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Essequibo & Demerary

 
 
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Valued Member
United States
61 Posts
 Posted 08/13/2010  02:05 am Show Profile   Bookmark this topic Add patersc to your friends list Get a Link to this Message
I have just acquired an interesting token coin from the above mentioned colony of Great Britain before it became Guiana. Does any member collect coins from this former British colonial territory? Does anyone have any good sources on it? Thanks.
ESSEQUIBO & DEMERARY (Guyana) (Colonial Coinage) 1813
Copper Stiver Token NGC-8 BN Obv. George III GEORGIUS III
D:G.REX Rev. Legend: UNITED COLONIES OF ESSEQUEBO &
DEMEARY

Edited by patersc
08/13/2010 02:06 am
Valued Member
United States
109 Posts
 Posted 08/13/2010  03:40 am  Show Profile   Bookmark this reply Add Griffin Coins to your friends list Get a Link to this Reply
Just what is in Krause from me. The 1 Stiver came in Copper and a Proof Copper Gilt. Gilt Proof going for 2,000, regular proof for 1750. Mintage on the business strike was 215,000. Catalog # KM-10. Fine is $6.50, VF $15.

George 3 are cool coins
Valued Member
United Kingdom
439 Posts
 Posted 08/13/2010  06:23 am  Show Profile   Bookmark this reply Add Jeff 11 to your friends list Get a Link to this Reply
A nice piece, I collect early colonial British pieces as over here in the UK they are relitively easy to get hold of. In higher grades the copper pieces can fetch good money - usually a lot higher than the catalogue price, same goes for the silver Guilden from the same period that are fairly rare. There are a few general British colonial coin books around, none on specifically Essequibo as far as I know. The following: A P de Clemont and J Wheeler, Spinks Catalogue of Colonial and Commonwealth Coins (Spink & Son Ltd 1986) appears on a British museum reading list, so may be a good overall guide.
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Australia
12892 Posts
 Posted 08/13/2010  06:46 am  Show Profile   Bookmark this reply Add Sap to your friends list Get a Link to this Reply
The country we call Guyana today was originally three Dutch colonies: from west to east, they were Essequibo, Demerara and Berbice, named after the rivers which ran through them. The Dutch unified Essequibo and Demerara into one colony in 1792.

At the beginning of the French Revolutionary wars, the Netherlands was conquered by France. British troops from Barbados took over Essequibo & Demerara, Berbice and Dutch Guiana (now Suriname) to prevent them falling into French hands. They were briefly given back to the Dutch by treaty in 1802, only to be retaken later that year when war resumed. When the war finally concluded in 1814, the Dutch formally ceded both Essequibo & Demerara and Berbice to Britain, in exchange for having Dutch Guiana returned to it.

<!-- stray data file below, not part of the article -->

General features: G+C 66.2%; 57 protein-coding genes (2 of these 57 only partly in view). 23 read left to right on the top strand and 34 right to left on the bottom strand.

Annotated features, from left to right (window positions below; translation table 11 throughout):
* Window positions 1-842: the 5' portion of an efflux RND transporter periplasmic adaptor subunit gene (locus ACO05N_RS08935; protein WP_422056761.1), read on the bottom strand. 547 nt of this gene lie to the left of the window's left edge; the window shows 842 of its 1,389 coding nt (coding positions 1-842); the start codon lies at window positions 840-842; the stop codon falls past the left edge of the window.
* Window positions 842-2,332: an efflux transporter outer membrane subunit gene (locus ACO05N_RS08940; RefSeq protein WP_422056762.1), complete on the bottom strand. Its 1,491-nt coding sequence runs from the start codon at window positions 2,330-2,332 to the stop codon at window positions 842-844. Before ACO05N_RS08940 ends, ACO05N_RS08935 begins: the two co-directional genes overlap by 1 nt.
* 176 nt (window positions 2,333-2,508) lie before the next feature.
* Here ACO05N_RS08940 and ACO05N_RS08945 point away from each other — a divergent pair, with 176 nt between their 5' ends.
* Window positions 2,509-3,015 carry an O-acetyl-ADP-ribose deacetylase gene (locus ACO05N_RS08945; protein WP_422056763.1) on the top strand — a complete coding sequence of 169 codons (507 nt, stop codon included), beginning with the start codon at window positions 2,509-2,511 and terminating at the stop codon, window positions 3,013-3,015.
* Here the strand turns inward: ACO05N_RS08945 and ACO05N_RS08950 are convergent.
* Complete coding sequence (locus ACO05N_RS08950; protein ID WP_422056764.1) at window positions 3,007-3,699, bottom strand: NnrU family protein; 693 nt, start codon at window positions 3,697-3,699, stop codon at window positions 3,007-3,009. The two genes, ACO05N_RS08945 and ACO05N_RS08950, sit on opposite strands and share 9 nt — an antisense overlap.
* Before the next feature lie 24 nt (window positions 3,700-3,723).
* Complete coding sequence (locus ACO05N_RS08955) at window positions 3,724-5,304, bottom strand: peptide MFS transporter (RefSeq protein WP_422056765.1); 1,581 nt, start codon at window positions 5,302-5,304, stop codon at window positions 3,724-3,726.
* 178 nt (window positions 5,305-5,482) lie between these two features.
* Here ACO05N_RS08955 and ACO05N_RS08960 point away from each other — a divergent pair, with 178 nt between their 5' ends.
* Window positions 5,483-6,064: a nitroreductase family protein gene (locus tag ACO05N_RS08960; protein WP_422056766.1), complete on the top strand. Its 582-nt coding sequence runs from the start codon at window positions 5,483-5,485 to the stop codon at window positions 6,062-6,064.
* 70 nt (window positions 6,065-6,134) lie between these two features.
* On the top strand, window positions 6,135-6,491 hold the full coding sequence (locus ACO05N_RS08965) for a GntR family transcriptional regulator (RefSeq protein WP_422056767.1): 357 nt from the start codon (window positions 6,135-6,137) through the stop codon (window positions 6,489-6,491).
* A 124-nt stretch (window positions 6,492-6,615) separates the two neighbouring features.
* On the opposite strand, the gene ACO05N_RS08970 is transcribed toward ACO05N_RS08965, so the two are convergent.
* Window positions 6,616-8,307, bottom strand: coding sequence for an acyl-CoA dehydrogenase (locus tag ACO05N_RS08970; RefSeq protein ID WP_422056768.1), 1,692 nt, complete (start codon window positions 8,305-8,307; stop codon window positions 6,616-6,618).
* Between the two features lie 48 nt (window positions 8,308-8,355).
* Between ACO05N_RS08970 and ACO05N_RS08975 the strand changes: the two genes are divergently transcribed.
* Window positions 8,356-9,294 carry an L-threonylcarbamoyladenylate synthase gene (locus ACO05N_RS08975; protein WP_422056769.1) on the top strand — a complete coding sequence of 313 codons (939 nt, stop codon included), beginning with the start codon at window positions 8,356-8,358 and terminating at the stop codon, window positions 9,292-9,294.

Britain ran it's two new acquisitions as separate colonies until 1831, when Berbice was joined to Essequibo & Demerara to form the new united colony of British Guiana.

This history is reflected in the coinage: in 1813, the British are firmly in control, with the British king's portrait on the obverse. However, the "stiver" is a Dutch denomination. The monetary system of the colony remained linked to it's Dutch roots until well into the 1900s: the Guianan fourpence was equivalent to the old Dutch quarter-guilder.
Don't say "infinitely" when you mean "very"; otherwise, you'll have no word left when you want to talk about something really infinite. - C. S. Lewis
Valued Member
United States
376 Posts
 Posted 08/13/2010  10:25 am  Show Profile   Bookmark this reply Add big777bill to your friends list Get a Link to this Reply
SAP that's a very interesting history lesson. The history behind coins is what I find intriguing. It makes them more than just copper, silver or gold. That is where true value is found.
Valued Member
United States
61 Posts
 Posted 08/13/2010  6:28 pm  Show Profile   Bookmark this reply Add patersc to your friends list Get a Link to this Reply
Thank you for the historical information. I will look up the reference and try and find if anyone has published in this area. Regards.
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